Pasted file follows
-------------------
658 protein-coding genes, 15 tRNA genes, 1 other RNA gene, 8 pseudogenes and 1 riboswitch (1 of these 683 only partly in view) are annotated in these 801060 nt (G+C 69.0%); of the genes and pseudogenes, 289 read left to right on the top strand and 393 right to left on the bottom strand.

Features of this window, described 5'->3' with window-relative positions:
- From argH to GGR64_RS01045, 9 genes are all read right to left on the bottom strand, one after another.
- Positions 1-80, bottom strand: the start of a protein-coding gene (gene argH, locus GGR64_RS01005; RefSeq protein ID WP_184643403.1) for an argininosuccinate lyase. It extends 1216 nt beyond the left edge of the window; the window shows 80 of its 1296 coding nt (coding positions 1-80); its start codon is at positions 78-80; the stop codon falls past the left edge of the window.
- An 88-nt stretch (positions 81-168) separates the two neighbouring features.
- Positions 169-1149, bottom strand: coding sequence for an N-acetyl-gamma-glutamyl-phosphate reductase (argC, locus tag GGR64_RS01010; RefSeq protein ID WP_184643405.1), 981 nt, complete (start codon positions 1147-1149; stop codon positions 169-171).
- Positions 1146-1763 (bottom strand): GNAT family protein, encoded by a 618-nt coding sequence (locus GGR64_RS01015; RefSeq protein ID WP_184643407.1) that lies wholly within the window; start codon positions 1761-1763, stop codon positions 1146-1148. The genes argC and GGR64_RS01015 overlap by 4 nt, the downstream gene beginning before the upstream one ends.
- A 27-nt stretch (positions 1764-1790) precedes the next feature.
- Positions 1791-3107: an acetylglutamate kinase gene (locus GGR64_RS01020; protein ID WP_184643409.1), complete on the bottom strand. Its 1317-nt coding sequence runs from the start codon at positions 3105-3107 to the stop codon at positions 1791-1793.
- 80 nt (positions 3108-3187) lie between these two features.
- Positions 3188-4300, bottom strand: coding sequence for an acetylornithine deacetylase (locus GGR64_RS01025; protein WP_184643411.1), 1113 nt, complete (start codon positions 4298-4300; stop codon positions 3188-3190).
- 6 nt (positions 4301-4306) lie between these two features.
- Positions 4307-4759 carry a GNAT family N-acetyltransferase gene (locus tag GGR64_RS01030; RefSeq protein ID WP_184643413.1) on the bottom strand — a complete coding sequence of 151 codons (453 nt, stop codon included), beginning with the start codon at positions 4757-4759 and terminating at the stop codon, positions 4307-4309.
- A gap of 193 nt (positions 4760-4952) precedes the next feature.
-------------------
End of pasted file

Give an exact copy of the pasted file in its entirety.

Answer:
658 protein-coding genes, 15 tRNA genes, 1 other RNA gene, 8 pseudogenes and 1 riboswitch (1 of these 683 only partly in view) are annotated in these 801060 nt (G+C 69.0%); of the genes and pseudogenes, 289 read left to right on the top strand and 393 right to left on the bottom strand.

Features of this window, described 5'->3' with window-relative positions:
- From argH to GGR64_RS01045, 9 genes are all read right to left on the bottom strand, one after another.
- Positions 1-80, bottom strand: the start of a protein-coding gene (gene argH, locus GGR64_RS01005; RefSeq protein ID WP_184643403.1) for an argininosuccinate lyase. It extends 1216 nt beyond the left edge of the window; the window shows 80 of its 1296 coding nt (coding positions 1-80); its start codon is at positions 78-80; the stop codon falls past the left edge of the window.
- An 88-nt stretch (positions 81-168) separates the two neighbouring features.
- Positions 169-1149, bottom strand: coding sequence for an N-acetyl-gamma-glutamyl-phosphate reductase (argC, locus tag GGR64_RS01010; RefSeq protein ID WP_184643405.1), 981 nt, complete (start codon positions 1147-1149; stop codon positions 169-171).
- Positions 1146-1763 (bottom strand): GNAT family protein, encoded by a 618-nt coding sequence (locus GGR64_RS01015; RefSeq protein ID WP_184643407.1) that lies wholly within the window; start codon positions 1761-1763, stop codon positions 1146-1148. The genes argC and GGR64_RS01015 overlap by 4 nt, the downstream gene beginning before the upstream one ends.
- A 27-nt stretch (positions 1764-1790) precedes the next feature.
- Positions 1791-3107: an acetylglutamate kinase gene (locus GGR64_RS01020; protein ID WP_184643409.1), complete on the bottom strand. Its 1317-nt coding sequence runs from the start codon at positions 3105-3107 to the stop codon at positions 1791-1793.
- 80 nt (positions 3108-3187) lie between these two features.
- Positions 3188-4300, bottom strand: coding sequence for an acetylornithine deacetylase (locus GGR64_RS01025; protein WP_184643411.1), 1113 nt, complete (start codon positions 4298-4300; stop codon positions 3188-3190).
- 6 nt (positions 4301-4306) lie between these two features.
- Positions 4307-4759 carry a GNAT family N-acetyltransferase gene (locus tag GGR64_RS01030; RefSeq protein ID WP_184643413.1) on the bottom strand — a complete coding sequence of 151 codons (453 nt, stop codon included), beginning with the start codon at positions 4757-4759 and terminating at the stop codon, positions 4307-4309.
- A gap of 193 nt (positions 4760-4952) precedes the next feature.